First, as you say, it is not enough to simply derive the algebraic form of the from and to squares. If it was then something as simple as this would suffice for each1

    sub sqToAlg { my $sq = shift; # Assumes squares are numbered 0 to 63, # from right to left, bottom to top substr('abcdefgh',7 - $sq % 8,1) . ($sq / 8); }

    But that is far from enough. You need to know the following as well:

    • Was the toSq a capture?
    • Did the move result in simple check
    • Did the move result in simple stalemate
    • ...or stalemate by the 50-move rule
    • ...or stalemate by repetition (must be claimed)
    • If the piece moved was a pawn, did it promote to something?
    • Of course, checking legality can be assumed, right?
    • Has the flag fallen (if the game is timed)
    • Was this an en passant capture eg e2xf3ep.

    Well, you get the idea. And some of these can combine to make wonderful moves like e7xf8=Q++

    Best of luck with it, and I for one would very much like to see your code when you finish!

    Update: I recommend that to start with you deal with the simple form a1a2 and worry about the more complex notation later. There is so much more to consider (much more interesting too) that this should be passed over quickly. For instance, think about move generation first, perhaps some bit twiddling for efficiency, or bitmaps to help you with simultaneous generation of (in particular) pawn moves. Minimax, or more specifically AlphaBeta pruning thereof still keeps me amused for hours whenever I revisit. Ahh...and I must finish the version in C#, one day, perhaps when the Delphi version rises above 1500...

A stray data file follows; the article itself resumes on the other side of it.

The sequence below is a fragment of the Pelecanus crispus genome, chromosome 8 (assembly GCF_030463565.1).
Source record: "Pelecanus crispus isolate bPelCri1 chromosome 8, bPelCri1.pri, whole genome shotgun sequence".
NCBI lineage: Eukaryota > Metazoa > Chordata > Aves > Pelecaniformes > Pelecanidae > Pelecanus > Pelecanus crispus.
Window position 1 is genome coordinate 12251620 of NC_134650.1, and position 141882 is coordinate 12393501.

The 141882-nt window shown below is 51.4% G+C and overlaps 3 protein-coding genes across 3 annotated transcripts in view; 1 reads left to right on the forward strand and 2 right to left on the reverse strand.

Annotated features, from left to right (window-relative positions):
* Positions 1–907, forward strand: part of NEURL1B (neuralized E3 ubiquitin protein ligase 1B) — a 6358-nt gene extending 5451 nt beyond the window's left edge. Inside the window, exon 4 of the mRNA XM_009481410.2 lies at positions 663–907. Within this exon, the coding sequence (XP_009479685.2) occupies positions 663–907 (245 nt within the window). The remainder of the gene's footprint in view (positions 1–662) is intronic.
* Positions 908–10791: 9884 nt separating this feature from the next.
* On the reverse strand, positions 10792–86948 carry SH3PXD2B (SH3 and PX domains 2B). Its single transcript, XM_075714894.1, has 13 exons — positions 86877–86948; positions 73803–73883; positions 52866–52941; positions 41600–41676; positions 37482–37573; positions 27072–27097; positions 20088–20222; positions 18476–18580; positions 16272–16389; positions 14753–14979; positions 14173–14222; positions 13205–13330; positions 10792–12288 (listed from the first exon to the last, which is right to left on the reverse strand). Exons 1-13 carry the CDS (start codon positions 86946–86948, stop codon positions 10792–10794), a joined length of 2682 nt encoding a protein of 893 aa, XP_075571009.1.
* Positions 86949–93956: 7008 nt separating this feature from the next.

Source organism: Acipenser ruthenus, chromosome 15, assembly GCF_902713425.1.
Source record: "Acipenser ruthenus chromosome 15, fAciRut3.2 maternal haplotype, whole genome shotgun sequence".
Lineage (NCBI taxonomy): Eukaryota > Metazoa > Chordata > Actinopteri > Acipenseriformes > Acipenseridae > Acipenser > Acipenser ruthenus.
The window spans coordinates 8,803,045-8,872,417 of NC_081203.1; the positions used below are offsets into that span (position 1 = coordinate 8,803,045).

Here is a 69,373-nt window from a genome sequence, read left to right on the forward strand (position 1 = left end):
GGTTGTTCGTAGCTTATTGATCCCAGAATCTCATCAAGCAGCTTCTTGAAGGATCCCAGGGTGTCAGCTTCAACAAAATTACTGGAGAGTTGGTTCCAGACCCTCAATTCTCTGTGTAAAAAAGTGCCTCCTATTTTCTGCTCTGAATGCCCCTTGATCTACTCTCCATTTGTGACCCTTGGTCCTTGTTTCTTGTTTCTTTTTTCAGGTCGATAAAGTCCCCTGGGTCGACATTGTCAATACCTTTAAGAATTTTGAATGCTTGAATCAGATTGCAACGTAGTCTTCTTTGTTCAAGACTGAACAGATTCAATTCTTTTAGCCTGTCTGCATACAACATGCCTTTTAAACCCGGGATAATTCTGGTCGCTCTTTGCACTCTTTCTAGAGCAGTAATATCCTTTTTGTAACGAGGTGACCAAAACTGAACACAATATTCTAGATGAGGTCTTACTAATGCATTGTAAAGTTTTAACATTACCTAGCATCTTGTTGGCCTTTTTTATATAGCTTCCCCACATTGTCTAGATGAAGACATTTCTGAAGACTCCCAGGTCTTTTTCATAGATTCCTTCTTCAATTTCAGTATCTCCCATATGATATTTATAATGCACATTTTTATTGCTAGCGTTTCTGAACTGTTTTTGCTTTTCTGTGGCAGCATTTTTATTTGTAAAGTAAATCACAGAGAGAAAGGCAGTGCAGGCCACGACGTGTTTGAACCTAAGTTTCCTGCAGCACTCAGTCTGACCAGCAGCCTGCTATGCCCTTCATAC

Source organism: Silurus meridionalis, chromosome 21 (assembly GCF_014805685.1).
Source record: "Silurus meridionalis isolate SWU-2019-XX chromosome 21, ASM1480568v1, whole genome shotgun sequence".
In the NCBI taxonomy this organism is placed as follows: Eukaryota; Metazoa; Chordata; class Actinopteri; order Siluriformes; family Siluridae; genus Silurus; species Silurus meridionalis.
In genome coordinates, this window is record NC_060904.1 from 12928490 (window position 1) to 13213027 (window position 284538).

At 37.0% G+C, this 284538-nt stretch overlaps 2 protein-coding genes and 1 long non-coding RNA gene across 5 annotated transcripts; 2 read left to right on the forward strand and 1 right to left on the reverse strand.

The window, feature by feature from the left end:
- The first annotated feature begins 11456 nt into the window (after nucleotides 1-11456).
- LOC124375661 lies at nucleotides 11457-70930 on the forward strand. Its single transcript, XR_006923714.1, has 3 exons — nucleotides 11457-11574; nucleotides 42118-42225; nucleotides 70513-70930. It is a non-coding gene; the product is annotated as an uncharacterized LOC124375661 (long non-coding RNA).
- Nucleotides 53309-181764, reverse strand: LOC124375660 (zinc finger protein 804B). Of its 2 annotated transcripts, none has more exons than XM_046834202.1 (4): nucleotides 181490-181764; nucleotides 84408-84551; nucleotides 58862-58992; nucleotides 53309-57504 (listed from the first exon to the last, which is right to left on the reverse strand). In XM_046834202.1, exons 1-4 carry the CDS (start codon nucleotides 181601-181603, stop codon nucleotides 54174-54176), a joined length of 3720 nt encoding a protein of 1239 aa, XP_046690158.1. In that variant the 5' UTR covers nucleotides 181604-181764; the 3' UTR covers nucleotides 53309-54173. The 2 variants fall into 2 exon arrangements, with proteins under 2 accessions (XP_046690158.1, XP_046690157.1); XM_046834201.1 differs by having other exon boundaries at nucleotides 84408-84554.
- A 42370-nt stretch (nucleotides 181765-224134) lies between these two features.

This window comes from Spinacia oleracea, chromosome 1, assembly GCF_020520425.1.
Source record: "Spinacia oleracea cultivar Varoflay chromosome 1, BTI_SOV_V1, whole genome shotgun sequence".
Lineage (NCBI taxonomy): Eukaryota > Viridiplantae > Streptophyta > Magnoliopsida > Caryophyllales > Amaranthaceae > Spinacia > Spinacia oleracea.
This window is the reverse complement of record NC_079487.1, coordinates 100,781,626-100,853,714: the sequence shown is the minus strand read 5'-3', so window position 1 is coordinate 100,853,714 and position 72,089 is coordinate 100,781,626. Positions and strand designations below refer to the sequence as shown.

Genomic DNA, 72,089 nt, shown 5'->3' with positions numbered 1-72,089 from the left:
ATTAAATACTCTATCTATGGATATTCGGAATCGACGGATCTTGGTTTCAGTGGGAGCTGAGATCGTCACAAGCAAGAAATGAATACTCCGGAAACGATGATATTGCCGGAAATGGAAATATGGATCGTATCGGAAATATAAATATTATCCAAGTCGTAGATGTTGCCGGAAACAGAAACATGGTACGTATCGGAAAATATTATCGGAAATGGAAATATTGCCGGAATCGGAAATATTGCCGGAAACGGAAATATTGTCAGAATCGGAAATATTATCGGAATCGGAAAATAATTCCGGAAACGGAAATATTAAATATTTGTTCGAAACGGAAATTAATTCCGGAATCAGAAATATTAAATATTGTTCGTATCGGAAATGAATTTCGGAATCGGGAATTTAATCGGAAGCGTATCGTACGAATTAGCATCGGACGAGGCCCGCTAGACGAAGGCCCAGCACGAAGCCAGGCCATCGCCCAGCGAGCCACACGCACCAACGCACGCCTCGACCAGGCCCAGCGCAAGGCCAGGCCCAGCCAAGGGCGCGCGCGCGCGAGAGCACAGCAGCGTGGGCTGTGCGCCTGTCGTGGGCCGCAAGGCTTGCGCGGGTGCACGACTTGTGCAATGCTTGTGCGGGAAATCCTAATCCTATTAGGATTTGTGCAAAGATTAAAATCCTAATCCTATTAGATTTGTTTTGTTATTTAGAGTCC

1 converted from C# without testing


      I think your starting simple and moving up to complex is a better way to do it (in fact, I should have remembered it as a general rule).

Re: Parsing Chess Algebra Notation
by dragonchild (Archbishop) on May 04, 2004 at 14:13 UTC
    Algebraic notation is relative to the current board position. So, you have to parse it backwards.

    The last character may or may not be a '+', indicating check. (I'm going to assume that there is no analysis on the game, so I will ignore !, !!, ?, ??, ?!, and !?.) So, we have to see if that exists. If it does, we may or may not want to verify that, after the move, a state of check exists.

    After we look for the '+', the last two characters are guaranteed to be the destination square in the form /[a-h][1-8]/.

    Any remaining characters are the specification for the piece and/or starting-square coordinates. (Remember, we're still parsing the string in reverse.)

    • If there is nothing there, look for a pawn that could make it to this square.
    • If there is an 'x', that means that there is a capture. (This notation, while legal, isn't common.)
    • If there is a K, Q, R, N, or B, look for the appropriate piece that could make it to this square. There should be only one of that piece type that can legally make this move.